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Mites

House mite (Glycyphagus domesticus)    

Biology:

House mites are very small animals, usually less than 0.5 mm long, with 6 legs in the larval form and 8 legs in the adult stage. They are arachnids, i.e. relatives of spiders.
The development of the house mite is normally from egg to larvae, followed by various nymph stages and then the adult form. However, durable forms are often produced that can survive very long periods of unfavourable conditions. Mass reproduction usually follows when conditions become favourable.

Damage:

House mites occur above all in rooms with high humidity levels. In sensitive persons, infestations may result in asthma and skin ailments; they cause house dust allergy.

 

House-dust mite (Pyroglyphidae)

Biology:

House-dust mites are very small animals, usually less than 0.5 mm long, with 6 legs in the larval form and 8 legs in the adult stage. They are arachnids, i.e. relatives of spiders.
The development of the house dust mite is normally from egg to larvae, followed by various nymph stages and then the adult form. However, durable forms are often produced that can survive very long periods of unfavourable conditions. Mass reproduction usually follows when conditions become favourable.

Damage:

House-dust mites occur above all in rooms with high humidity levels. In sensitive persons, infestations may result in asthma and skin ailments; they cause house dust allergy.
Trombiculid / harvest mite (Neotrombicula autumnalis)

Biology:

Trombiculid mites are very small animals, usually less than 0.5 mm long, with 6 legs in the larval form and 8 legs in the adult stage. They are arachnids, i.e. relatives of spiders.
The development of the trombiculid mite is normally from egg to larvae, followed by various nymph stages and then the adult form. However, durable forms are often produced that can survive very long periods of unfavourable conditions. Mass reproduction usually follows when conditions become favourable.

Damage:

Trombiculid or harvest mites proliferate above all on warm late summer evenings outdoors. Their larvae suck blood from humans and animals, resulting in very unpleasant itching.

 

Scabies mite (Sarcoptes scabiei)

Biology:

Scabies mites are very small animals, usually less than 0.5 mm long, with 6 legs in the larval form and 8 legs in the adult stage. They are arachnids, i.e. relatives of spiders.
The development of the scabies mite is normally from egg to larvae, followed by various nymph stages and then the adult form. However, durable forms are often produced that can survive very long periods of unfavourable conditions. Mass reproduction usually follows when conditions become favourable.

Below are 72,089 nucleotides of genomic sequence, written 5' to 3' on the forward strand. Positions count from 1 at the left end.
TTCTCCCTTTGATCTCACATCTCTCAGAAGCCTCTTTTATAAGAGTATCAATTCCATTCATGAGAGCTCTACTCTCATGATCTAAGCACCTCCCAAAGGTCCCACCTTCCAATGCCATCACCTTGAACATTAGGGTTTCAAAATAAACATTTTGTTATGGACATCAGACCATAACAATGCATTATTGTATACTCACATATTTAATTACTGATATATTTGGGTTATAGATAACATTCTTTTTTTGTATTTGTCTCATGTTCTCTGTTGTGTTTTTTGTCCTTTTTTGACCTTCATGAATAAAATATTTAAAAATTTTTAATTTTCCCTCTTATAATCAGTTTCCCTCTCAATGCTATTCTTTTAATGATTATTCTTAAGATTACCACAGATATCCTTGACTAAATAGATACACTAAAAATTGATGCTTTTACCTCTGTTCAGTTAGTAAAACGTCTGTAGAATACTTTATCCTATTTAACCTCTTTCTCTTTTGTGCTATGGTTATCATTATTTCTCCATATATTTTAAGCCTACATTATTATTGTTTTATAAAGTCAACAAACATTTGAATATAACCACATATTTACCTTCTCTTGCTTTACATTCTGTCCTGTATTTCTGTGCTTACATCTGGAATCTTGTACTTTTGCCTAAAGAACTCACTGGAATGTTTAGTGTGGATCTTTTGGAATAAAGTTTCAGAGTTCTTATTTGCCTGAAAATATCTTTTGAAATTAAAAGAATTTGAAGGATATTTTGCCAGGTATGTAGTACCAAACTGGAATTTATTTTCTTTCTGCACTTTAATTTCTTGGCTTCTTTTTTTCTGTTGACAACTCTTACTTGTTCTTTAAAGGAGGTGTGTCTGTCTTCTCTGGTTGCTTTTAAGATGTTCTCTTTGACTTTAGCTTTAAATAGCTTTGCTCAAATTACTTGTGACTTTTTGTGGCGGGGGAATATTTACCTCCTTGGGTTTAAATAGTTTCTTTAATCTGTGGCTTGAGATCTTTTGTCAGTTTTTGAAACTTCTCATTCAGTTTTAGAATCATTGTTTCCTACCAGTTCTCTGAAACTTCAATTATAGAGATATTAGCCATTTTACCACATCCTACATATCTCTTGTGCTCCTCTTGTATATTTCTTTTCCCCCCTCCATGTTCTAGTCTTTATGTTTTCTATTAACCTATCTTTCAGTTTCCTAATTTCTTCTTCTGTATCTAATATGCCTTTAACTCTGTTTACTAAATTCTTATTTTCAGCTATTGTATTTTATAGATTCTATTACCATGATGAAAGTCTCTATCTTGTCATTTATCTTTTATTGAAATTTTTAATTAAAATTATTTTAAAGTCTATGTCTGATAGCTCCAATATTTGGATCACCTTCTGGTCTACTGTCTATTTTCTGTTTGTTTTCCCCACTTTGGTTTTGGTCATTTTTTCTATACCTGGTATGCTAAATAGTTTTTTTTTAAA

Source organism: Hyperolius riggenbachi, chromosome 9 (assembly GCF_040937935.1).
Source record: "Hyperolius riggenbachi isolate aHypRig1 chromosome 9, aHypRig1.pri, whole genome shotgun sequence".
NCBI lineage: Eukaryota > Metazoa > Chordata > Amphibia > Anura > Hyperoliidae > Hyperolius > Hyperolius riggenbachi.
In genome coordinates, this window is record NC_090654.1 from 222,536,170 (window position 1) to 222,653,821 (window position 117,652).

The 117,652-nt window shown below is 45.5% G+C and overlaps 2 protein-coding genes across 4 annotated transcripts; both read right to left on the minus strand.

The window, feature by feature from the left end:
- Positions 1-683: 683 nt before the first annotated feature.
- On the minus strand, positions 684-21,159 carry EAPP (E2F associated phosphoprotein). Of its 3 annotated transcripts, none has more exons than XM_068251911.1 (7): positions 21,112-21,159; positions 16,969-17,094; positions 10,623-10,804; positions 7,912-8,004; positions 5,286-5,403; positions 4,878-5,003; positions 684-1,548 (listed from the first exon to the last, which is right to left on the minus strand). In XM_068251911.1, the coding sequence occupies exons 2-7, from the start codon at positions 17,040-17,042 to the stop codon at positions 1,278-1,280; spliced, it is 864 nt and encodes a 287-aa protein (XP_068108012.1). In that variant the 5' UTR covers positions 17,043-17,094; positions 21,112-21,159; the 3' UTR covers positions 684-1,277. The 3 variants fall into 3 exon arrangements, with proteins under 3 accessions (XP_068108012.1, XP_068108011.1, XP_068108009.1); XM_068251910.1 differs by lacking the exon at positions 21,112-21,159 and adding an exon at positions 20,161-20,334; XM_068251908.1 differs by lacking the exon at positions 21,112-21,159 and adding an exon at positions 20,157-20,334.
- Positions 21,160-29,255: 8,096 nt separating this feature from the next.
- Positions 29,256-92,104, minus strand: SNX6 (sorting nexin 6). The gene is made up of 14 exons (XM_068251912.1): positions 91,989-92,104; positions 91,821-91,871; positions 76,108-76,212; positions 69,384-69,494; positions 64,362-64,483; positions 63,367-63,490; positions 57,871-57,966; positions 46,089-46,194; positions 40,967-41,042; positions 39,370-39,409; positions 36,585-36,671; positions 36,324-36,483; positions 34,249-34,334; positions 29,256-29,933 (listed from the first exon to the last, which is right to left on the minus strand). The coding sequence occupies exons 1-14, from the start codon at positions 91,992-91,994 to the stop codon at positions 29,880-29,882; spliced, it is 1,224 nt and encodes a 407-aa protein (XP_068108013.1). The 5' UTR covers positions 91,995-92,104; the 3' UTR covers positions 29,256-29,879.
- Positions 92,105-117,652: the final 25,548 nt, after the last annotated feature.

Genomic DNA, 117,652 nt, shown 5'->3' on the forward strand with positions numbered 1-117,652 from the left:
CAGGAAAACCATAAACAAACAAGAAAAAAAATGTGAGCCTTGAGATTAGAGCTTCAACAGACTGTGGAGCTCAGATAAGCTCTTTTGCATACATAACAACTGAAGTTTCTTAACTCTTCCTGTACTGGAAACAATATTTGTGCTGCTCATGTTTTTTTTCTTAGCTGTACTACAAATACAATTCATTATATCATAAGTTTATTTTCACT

Damage:

Scabies mites can cause a severely itching skin disease in humans - scabies. Reporting of cases of scabies is required by health laws and treatment of the disease requires medical help.
Flour mite (Acarus siro)

Biology:

Flour mites are very small animals, usually less than 0.5 mm long, with 6 legs in the larval form and 8 legs in the adult stage. They are arachnids, i.e. relatives of spiders.
The development of the flour mite is normally from egg to larvae, followed by various nymph stages and then the adult form. However, durable forms are often produced that can survive very long periods of unfavourable conditions. Mass reproduction usually follows when conditions become favourable.

Damage:

Flour mites infest mainly products made from cereal grains, pasta and baked goods. Infested products are coated with a light-coloured dust. They spoil and often taste bitter.
Foodstuffs infested with flour mites may cause severe allergic reactions, asthma attacks and other pathological symptoms.

Red fowl mite (Dermanyssus gallinae)

Biology:

Red fowl mites are very small animals, usually less than 0.5 mm long, with 6 legs in the larval form and 8 legs in the adult stage. They are arachnids, i.e. relatives of spiders.
The development of the red fowl mite is normally from egg to larvae, followed by various nymph stages and then the adult form. However, durable forms are often produced that can survive very long periods of unfavourable conditions. Mass reproduction usually follows when conditions become favourable.

Damage:

Red fowl mites proliferate around domestic poultry. Their bloodsucking may have a negative effect on fattening and laying and they can also function as transmitters of poultry diseases.
If deprived of food for longer periods, the mites may bite humans and other mammals, resulting in severe itching.

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